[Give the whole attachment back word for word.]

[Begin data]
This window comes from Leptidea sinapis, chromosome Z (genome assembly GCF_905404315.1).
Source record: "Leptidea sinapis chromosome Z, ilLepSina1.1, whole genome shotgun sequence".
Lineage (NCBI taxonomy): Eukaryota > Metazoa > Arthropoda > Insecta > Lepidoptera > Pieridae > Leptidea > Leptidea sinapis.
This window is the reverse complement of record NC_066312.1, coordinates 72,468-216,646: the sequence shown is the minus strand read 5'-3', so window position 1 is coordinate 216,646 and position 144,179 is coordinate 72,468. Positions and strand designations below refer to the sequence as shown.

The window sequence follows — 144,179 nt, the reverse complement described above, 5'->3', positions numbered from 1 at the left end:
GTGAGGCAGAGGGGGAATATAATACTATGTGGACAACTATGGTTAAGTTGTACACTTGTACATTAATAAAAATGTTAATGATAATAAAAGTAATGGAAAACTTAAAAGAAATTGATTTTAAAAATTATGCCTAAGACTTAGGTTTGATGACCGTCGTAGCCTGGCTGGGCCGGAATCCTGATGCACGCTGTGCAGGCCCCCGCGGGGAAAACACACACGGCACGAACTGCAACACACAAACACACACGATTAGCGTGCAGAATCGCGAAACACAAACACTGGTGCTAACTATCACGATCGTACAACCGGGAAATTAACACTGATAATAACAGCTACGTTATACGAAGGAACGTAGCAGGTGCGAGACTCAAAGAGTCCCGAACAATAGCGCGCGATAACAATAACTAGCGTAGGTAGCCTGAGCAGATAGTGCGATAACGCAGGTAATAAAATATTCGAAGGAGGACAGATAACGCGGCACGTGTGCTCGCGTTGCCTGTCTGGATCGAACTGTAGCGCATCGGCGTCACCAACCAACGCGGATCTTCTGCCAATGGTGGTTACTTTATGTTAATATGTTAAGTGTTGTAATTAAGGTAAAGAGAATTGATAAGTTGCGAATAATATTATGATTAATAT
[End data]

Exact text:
This window comes from Leptidea sinapis, chromosome Z (genome assembly GCF_905404315.1).
Source record: "Leptidea sinapis chromosome Z, ilLepSina1.1, whole genome shotgun sequence".
Lineage (NCBI taxonomy): Eukaryota > Metazoa > Arthropoda > Insecta > Lepidoptera > Pieridae > Leptidea > Leptidea sinapis.
This window is the reverse complement of record NC_066312.1, coordinates 72,468-216,646: the sequence shown is the minus strand read 5'-3', so window position 1 is coordinate 216,646 and position 144,179 is coordinate 72,468. Positions and strand designations below refer to the sequence as shown.

The window sequence follows — 144,179 nt, the reverse complement described above, 5'->3', positions numbered from 1 at the left end:
GTGAGGCAGAGGGGGAATATAATACTATGTGGACAACTATGGTTAAGTTGTACACTTGTACATTAATAAAAATGTTAATGATAATAAAAGTAATGGAAAACTTAAAAGAAATTGATTTTAAAAATTATGCCTAAGACTTAGGTTTGATGACCGTCGTAGCCTGGCTGGGCCGGAATCCTGATGCACGCTGTGCAGGCCCCCGCGGGGAAAACACACACGGCACGAACTGCAACACACAAACACACACGATTAGCGTGCAGAATCGCGAAACACAAACACTGGTGCTAACTATCACGATCGTACAACCGGGAAATTAACACTGATAATAACAGCTACGTTATACGAAGGAACGTAGCAGGTGCGAGACTCAAAGAGTCCCGAACAATAGCGCGCGATAACAATAACTAGCGTAGGTAGCCTGAGCAGATAGTGCGATAACGCAGGTAATAAAATATTCGAAGGAGGACAGATAACGCGGCACGTGTGCTCGCGTTGCCTGTCTGGATCGAACTGTAGCGCATCGGCGTCACCAACCAACGCGGATCTTCTGCCAATGGTGGTTACTTTATGTTAATATGTTAAGTGTTGTAATTAAGGTAAAGAGAATTGATAAGTTGCGAATAATATTATGATTAATAT